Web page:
State Sen. Brad Zaun (R-Urbandale) has had enough of the Iowa Income Tax. So, this week he authored a new bill that would repeal the income tax in exchange for a higher state sales and use tax – modeled after the well-known national effort commonly called the Fair Tax.
Senate File 481 has not yet been handed off to a committee. In addition to repealing the individual income tax and increasing the sales tax from 6 percent to 11 percent, it also makes numerous conforming changes throughout the Iowa Code.
The proposed legislation also repeals the following income tax surcharges as a result of the individual income tax’s repeal:
- emergency medical services income surtax in Iowa Code 422D,
- the instructional support income surtax in Iowa Code 257.21,
- the educational improvement income surtax in Iowa Code 257.29, and
- the physical plant and equipment income surtax in Iowa Code 298.2
If approved, the repeal of the individual income tax would take effect on Jan. 1, 2016.
SF 481 also provides, that by operation of law as provided in Article VII Section 10 of the Iowa Constitution, 0.375 percent of the state sales tax generated and collected from the rate increase will be transferred to the Natural Resources and Outdoor Recreation Trust Fund in Iowa Code 461.31. It also makes a mathematical change to the calculation of funds that are transferred to the Secure an Advanced Vision for Education Fund in Iowa Code 423F to ensure it receives approximately the same proportion of the total sales tax revenue as it did prior to the rate increase.
Zaun’s proposal, while revenue-neutral in some regards, would have a substantial impact on state revenue.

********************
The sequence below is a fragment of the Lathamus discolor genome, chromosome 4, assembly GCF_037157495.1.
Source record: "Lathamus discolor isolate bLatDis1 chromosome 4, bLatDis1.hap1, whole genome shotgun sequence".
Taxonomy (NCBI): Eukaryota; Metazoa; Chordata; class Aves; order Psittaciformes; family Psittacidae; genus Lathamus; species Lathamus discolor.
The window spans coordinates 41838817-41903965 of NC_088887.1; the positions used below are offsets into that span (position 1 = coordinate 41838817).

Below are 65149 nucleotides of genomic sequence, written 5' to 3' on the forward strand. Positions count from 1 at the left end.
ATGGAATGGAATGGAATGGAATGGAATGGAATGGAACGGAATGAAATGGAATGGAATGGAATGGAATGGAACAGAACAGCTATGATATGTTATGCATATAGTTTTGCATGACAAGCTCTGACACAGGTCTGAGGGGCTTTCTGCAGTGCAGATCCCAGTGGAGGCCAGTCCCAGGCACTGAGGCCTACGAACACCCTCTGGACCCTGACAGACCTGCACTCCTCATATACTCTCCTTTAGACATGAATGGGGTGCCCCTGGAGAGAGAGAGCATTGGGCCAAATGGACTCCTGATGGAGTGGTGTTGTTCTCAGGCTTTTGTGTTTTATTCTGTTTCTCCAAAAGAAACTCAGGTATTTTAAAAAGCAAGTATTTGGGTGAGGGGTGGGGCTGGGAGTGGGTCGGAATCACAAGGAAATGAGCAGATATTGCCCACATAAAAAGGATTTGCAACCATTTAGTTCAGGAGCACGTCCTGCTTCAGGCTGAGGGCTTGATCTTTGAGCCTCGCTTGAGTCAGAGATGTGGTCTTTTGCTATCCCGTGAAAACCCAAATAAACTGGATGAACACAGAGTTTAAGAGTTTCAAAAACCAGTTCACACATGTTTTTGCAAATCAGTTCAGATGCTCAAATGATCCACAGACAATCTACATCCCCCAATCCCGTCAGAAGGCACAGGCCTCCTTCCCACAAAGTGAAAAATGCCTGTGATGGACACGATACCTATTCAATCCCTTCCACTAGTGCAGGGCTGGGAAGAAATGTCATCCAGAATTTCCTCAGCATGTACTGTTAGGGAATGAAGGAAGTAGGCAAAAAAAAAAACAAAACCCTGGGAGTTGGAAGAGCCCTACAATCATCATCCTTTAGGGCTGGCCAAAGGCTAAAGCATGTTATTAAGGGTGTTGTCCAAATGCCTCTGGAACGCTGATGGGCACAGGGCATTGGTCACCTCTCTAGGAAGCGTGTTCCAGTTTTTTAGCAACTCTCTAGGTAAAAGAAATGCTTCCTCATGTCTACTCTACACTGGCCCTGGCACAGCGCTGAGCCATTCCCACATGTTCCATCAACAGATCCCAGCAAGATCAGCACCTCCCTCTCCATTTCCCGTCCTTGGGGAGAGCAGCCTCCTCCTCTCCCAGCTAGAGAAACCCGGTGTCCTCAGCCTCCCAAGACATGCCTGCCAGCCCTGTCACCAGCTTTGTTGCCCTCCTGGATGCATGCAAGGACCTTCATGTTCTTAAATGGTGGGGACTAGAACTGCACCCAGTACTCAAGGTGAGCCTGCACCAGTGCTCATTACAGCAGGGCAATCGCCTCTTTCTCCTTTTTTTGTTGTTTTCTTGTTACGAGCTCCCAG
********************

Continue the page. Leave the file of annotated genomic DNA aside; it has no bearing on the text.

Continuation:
According to the most recent Revenue Estimating Conference last week, the individual income tax results in approximately $4 billion in revenue for the state. Based on Iowa Department of Revenue taxable sales data, an increase in the sales tax by 4.625 percentage points would generate roughly $1.66 billion in revenue to replace those funds.
“Taxes based on income are inherently wicked as they are hidden and subject to corrupting influences,” Iowans for Fair Taxation said in a statement responding to the bill. “Corporate taxes are the worst form as corporations never pay any taxes and simply pass them through to the end consumer in the form of higher prices. We greatly applaud this effort by Senator Zaun who has always been a friend of liberty and taxpayers.”
The IFT statement noted that, based on economic factors, Iowa’s neighbor to the northwest, South Dakota, is “more competitive than Iowa.” It also noted another Midwestern state to the southwest, Kansas, is working to become the next state to enact such reforms and abolish their income and corporate taxes.
“With Iowa’s corporate taxes among the highest in the nation, we are sure to encounter greater economic loses as our neighboring states enact reforms and we remain bound to a 19th century socialist tax model,” the IFT statement said.
“While some may believe that this bill raises taxes, it does not,” it continued. “Others may be inclined to seek to cut taxes as part of any reform; we at Iowans for Fair Taxation disagree with those objections. The battle for real reform is in the ‘how’ we tax not in the ‘how much’ we tax. Those who have focused their efforts on the ‘how much’ have failed to enact any serious reform and have failed to actually reduce the tax burden for the last 100 years.
“Until we win the much simpler, obvious, and moral case for how we tax, remove the hidden layers and expose the real level of taxation, we have no hope to win the debate over how much we tax. We fully support the effort to abolish these immoral, corrupt, and hidden taxes and replace them with a flat, simple, and transparent sales tax.”